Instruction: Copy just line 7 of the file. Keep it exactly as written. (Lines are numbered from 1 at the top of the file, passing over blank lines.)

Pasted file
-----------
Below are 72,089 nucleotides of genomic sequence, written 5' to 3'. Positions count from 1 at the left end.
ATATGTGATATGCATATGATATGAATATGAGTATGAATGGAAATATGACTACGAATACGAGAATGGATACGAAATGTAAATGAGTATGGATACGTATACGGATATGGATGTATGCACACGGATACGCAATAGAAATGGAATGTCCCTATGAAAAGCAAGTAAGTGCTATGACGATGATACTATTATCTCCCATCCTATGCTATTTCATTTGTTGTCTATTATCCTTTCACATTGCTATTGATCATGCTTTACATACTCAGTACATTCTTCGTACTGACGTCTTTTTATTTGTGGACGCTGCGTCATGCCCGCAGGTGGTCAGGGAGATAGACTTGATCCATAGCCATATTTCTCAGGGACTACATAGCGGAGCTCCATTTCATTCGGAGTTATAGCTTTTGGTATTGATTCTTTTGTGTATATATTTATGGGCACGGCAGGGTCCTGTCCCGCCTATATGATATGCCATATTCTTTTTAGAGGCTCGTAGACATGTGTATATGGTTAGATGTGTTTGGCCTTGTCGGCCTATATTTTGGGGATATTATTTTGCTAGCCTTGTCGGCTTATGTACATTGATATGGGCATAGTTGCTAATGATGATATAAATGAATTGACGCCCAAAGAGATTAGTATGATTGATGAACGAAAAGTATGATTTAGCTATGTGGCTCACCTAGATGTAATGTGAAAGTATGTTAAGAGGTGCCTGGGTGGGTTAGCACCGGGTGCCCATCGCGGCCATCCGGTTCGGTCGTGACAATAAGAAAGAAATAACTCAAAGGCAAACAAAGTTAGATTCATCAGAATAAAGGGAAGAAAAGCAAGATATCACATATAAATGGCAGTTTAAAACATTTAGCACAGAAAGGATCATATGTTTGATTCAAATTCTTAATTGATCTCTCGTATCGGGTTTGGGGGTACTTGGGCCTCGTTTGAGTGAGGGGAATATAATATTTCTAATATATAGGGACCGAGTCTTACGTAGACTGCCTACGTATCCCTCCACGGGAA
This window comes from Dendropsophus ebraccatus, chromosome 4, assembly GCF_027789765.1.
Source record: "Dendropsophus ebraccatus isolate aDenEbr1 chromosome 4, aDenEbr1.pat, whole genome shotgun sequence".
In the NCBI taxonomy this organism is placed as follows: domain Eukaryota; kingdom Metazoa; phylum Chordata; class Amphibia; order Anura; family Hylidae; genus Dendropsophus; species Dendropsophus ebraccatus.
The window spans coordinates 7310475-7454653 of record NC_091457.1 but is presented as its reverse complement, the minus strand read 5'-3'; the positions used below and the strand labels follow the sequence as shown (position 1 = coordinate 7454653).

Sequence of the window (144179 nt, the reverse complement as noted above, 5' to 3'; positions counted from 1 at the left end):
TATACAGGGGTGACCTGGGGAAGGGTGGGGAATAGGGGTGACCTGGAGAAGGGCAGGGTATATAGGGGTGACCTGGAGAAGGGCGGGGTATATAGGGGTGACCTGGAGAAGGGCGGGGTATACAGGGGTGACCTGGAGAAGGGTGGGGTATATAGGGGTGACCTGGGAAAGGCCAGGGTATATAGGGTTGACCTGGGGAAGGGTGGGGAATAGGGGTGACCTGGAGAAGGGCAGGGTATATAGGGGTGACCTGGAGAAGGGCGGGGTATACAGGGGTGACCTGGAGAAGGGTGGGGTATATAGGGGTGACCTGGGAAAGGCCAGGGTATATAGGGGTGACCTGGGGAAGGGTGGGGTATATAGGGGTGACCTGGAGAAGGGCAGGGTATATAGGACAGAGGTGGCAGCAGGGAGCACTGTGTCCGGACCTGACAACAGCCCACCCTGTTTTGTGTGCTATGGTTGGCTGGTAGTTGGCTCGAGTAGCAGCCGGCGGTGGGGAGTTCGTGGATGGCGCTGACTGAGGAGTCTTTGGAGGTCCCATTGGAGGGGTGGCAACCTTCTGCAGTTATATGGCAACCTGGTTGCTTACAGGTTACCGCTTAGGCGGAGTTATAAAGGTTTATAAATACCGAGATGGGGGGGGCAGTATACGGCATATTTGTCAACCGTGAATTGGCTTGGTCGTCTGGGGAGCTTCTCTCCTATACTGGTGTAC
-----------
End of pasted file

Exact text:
Sequence of the window (144179 nt, the reverse complement as noted above, 5' to 3'; positions counted from 1 at the left end):